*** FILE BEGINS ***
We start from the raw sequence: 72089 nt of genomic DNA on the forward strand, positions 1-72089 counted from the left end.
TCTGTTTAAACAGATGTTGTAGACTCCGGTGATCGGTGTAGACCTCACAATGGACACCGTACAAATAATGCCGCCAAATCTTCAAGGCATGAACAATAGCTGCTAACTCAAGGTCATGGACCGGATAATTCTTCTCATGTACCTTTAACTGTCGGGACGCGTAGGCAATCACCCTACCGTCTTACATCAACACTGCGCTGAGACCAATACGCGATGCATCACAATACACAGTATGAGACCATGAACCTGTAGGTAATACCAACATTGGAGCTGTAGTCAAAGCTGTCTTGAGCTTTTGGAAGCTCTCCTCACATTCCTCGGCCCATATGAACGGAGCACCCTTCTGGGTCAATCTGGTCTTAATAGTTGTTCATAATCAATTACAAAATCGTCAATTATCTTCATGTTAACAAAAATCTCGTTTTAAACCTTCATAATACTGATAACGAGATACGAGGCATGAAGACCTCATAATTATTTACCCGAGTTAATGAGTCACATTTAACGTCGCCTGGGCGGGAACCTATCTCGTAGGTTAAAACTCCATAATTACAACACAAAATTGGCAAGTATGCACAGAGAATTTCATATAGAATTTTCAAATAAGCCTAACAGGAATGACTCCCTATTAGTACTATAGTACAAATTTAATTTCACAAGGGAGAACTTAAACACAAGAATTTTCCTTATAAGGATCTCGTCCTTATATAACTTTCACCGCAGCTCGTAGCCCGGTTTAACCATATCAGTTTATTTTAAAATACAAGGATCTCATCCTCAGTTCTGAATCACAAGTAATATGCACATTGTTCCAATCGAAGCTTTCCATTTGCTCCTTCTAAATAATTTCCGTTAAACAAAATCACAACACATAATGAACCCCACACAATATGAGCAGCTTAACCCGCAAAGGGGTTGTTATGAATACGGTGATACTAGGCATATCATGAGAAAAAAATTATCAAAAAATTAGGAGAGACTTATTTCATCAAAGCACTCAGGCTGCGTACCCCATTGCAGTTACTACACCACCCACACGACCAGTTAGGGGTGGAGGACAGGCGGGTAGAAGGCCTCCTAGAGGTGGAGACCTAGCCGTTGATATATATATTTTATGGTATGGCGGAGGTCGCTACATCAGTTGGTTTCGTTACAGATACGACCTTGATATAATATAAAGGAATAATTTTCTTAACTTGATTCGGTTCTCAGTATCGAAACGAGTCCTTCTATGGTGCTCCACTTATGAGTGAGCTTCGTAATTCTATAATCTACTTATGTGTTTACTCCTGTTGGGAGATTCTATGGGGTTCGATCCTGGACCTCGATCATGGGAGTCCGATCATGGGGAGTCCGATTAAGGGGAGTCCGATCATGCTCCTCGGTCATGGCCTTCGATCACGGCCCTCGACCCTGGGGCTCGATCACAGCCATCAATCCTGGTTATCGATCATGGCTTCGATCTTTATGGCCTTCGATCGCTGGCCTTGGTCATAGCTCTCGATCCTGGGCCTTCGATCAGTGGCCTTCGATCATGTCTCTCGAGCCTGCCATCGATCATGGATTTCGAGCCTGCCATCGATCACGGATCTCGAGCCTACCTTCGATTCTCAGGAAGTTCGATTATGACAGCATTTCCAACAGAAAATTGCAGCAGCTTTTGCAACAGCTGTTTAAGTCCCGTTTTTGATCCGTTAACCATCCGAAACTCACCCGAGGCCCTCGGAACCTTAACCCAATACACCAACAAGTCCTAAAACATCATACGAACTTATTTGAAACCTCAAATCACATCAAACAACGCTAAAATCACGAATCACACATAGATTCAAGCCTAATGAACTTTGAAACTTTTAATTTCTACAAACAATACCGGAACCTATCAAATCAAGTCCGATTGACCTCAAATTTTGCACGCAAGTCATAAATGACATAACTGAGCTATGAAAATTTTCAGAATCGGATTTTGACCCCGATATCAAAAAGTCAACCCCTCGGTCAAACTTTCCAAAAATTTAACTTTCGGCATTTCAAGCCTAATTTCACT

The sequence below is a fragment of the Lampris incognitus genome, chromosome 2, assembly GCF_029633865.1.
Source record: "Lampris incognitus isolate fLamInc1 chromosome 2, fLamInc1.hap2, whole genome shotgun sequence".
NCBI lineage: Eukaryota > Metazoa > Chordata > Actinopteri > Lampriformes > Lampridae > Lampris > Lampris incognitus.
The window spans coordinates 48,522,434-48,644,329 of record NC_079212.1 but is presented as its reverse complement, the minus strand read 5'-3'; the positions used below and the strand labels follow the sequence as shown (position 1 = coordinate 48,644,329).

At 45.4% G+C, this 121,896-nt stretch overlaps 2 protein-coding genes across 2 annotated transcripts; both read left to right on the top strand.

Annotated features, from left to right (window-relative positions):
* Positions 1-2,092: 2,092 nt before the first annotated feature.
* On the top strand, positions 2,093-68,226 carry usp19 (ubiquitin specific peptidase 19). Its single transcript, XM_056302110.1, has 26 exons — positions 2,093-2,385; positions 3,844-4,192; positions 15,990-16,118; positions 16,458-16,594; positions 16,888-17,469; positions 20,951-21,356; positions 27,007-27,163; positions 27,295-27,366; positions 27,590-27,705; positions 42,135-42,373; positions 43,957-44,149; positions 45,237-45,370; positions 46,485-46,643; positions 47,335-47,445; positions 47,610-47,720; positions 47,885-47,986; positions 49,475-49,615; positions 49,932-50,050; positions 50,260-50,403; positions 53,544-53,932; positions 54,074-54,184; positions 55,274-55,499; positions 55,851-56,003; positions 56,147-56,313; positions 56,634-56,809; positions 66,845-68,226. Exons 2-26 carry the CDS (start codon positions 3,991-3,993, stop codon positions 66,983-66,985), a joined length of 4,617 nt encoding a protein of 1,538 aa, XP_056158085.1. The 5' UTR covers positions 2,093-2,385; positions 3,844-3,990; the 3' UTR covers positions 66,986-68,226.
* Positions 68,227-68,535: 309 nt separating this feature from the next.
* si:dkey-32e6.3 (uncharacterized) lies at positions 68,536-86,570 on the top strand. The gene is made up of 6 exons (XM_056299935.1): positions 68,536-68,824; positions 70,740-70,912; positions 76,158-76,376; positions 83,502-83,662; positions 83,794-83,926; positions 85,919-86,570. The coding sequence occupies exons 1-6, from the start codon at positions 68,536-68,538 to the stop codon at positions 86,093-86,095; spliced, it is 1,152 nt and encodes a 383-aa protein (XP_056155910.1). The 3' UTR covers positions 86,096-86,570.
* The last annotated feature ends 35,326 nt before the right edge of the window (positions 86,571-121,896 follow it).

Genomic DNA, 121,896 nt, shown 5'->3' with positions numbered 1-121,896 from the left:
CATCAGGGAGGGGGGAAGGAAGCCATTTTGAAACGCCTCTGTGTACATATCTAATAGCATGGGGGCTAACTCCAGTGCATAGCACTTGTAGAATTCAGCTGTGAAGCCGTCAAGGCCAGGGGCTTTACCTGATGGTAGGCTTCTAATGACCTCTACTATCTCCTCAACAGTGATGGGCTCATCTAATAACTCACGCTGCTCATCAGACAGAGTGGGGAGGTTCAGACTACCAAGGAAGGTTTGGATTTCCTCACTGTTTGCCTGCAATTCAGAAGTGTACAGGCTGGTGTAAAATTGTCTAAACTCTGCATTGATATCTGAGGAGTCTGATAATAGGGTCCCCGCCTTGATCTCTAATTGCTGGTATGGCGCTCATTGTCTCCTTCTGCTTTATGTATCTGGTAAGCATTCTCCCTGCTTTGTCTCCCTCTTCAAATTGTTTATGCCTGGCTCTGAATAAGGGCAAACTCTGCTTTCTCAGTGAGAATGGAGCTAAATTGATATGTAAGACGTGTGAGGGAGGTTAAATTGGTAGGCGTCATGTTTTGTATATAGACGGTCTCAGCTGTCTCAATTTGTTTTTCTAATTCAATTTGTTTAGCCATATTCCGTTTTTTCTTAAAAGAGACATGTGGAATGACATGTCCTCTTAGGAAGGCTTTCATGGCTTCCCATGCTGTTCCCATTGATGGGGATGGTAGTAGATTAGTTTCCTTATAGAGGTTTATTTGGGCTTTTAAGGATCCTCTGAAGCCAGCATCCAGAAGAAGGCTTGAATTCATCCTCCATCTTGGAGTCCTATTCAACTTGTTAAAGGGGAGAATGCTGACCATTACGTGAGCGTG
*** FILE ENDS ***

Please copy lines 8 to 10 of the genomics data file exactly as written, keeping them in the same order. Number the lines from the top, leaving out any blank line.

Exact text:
Annotated features, from left to right (window-relative positions):
* Positions 1-2,092: 2,092 nt before the first annotated feature.
* On the top strand, positions 2,093-68,226 carry usp19 (ubiquitin specific peptidase 19). Its single transcript, XM_056302110.1, has 26 exons — positions 2,093-2,385; positions 3,844-4,192; positions 15,990-16,118; positions 16,458-16,594; positions 16,888-17,469; positions 20,951-21,356; positions 27,007-27,163; positions 27,295-27,366; positions 27,590-27,705; positions 42,135-42,373; positions 43,957-44,149; positions 45,237-45,370; positions 46,485-46,643; positions 47,335-47,445; positions 47,610-47,720; positions 47,885-47,986; positions 49,475-49,615; positions 49,932-50,050; positions 50,260-50,403; positions 53,544-53,932; positions 54,074-54,184; positions 55,274-55,499; positions 55,851-56,003; positions 56,147-56,313; positions 56,634-56,809; positions 66,845-68,226. Exons 2-26 carry the CDS (start codon positions 3,991-3,993, stop codon positions 66,983-66,985), a joined length of 4,617 nt encoding a protein of 1,538 aa, XP_056158085.1. The 5' UTR covers positions 2,093-2,385; positions 3,844-3,990; the 3' UTR covers positions 66,986-68,226.